It wasn’t so long ago that recording a professional-quality video required a studio camera, a specialist operator and editing equipment that required a specialist computing rig.
How times have changed.
The 4K picture quality of today’s smartphones enables them to capture video clips in brilliant quality.
The addition of a cheap go-anywhere device holder like a Gorillapod ensures stability, while some grips even incorporate LED lighting and a unidirectional microphone.
Desktop computers have basic video editing packages built into their operating systems, while various video editing apps are available in the Android and iOS app stores.
As such, it’s surprisingly easy to produce self-made video streams, with a plethora of platforms competing for uploads.
And all this has coincided with unprecedented changes in the media we consume, and the platforms we consume it through…
Lock and loading
One of the unintended consequences of the UK’s on-off relationship with lockdown has been a rapid growth in the amount of time adults are spending online.
And while much of this is work-related, we’re also spending a lot more time consuming video footage online.
Video calling platforms like Zoom and Teams are taking over from phone calls, and social media video content is increasingly supplanting photography as the go-to entertainment format.
Research by Ofcom has shown that 90 per cent of adults with access to the internet use at least one of the main video platforms – YouTube, Snapchat, Instagram and TikTok.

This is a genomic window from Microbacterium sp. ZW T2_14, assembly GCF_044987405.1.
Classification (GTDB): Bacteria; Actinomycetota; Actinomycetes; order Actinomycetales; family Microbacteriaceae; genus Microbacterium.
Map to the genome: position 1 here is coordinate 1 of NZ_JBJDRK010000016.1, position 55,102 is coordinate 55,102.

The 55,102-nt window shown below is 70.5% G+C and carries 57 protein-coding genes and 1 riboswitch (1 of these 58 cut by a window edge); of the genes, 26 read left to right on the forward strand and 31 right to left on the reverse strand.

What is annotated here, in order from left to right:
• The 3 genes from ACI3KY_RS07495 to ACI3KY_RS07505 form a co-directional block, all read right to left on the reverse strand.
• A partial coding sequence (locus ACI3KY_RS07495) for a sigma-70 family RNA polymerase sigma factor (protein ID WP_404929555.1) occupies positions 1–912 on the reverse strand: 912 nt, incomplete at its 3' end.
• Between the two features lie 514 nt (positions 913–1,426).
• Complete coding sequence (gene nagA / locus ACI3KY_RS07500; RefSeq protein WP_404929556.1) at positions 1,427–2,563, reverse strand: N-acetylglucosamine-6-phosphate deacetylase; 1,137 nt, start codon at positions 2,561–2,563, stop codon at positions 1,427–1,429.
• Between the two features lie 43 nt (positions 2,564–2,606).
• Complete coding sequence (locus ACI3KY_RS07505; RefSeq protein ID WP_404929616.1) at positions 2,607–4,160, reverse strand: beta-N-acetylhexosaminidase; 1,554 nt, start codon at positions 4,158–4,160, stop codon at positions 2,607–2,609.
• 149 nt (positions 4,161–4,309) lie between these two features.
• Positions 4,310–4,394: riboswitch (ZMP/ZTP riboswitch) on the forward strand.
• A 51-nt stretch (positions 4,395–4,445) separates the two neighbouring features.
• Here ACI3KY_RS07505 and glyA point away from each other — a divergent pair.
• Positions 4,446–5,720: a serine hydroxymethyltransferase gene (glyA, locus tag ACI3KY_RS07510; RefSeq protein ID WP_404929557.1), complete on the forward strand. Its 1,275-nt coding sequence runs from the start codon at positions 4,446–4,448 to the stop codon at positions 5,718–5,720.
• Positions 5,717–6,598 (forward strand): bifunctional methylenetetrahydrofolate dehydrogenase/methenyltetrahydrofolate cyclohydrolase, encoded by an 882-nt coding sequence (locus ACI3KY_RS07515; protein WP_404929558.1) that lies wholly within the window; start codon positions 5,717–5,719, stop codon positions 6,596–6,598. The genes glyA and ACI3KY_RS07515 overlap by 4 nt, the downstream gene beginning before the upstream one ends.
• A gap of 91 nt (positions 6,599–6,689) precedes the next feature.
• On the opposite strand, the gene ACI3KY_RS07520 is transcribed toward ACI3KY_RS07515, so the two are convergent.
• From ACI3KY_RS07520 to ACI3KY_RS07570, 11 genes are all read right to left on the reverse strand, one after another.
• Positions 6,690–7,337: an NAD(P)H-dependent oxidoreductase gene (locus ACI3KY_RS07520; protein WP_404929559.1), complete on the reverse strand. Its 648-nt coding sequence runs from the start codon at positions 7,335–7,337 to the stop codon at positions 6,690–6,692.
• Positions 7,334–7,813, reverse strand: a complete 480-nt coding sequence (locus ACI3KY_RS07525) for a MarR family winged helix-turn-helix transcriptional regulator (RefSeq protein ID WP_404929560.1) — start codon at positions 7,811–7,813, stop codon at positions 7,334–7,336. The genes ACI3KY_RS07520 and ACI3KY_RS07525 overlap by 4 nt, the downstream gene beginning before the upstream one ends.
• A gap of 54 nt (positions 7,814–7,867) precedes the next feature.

(This doesn’t include any of the more specialist video streaming platforms. At the time of writing on a Wednesday afternoon, gaming service Twitch was reporting 2.7 million live viewers.)
Ofcom has also discovered that a third of adults spend more time on video-sharing services than watching broadcast television.
And this dramatic increase in content consumption is being fuelled by an equally rapid rise in content production.
An estimated 40 per cent of adults (and almost 60 per cent of older children) now create, upload and share video content with either their social networks or the wider world.
Shake your money maker
Home-made video footage used to be the preserve of TV shows like Takeover TV and You’ve Been Framed, sent in speculatively and potentially rewarded with a small cheque in the post.
The earnings potential of today’s self-made video streams would astonish someone who hadn’t been paying attention to the industry’s meteoric growth.
YouTubers earn up to $20 million a year from a career in front of the lens, while Instagram influencers like Ariana Grande and Cristiano Ronaldo earn roughly $1 million per post.
More modest fortunes are being earned in this country by the likes of fitness guru Joe Wicks, gaming guru Daniel Middleton (DanTDM) and fashion blogger Zoe Sugg (Zoella).
The vlogging market is increasingly mature, and fierce determination is needed to achieve either a significant following or a full-time income, let alone both.
However, the growth in self-made video streams shows no sign of abating.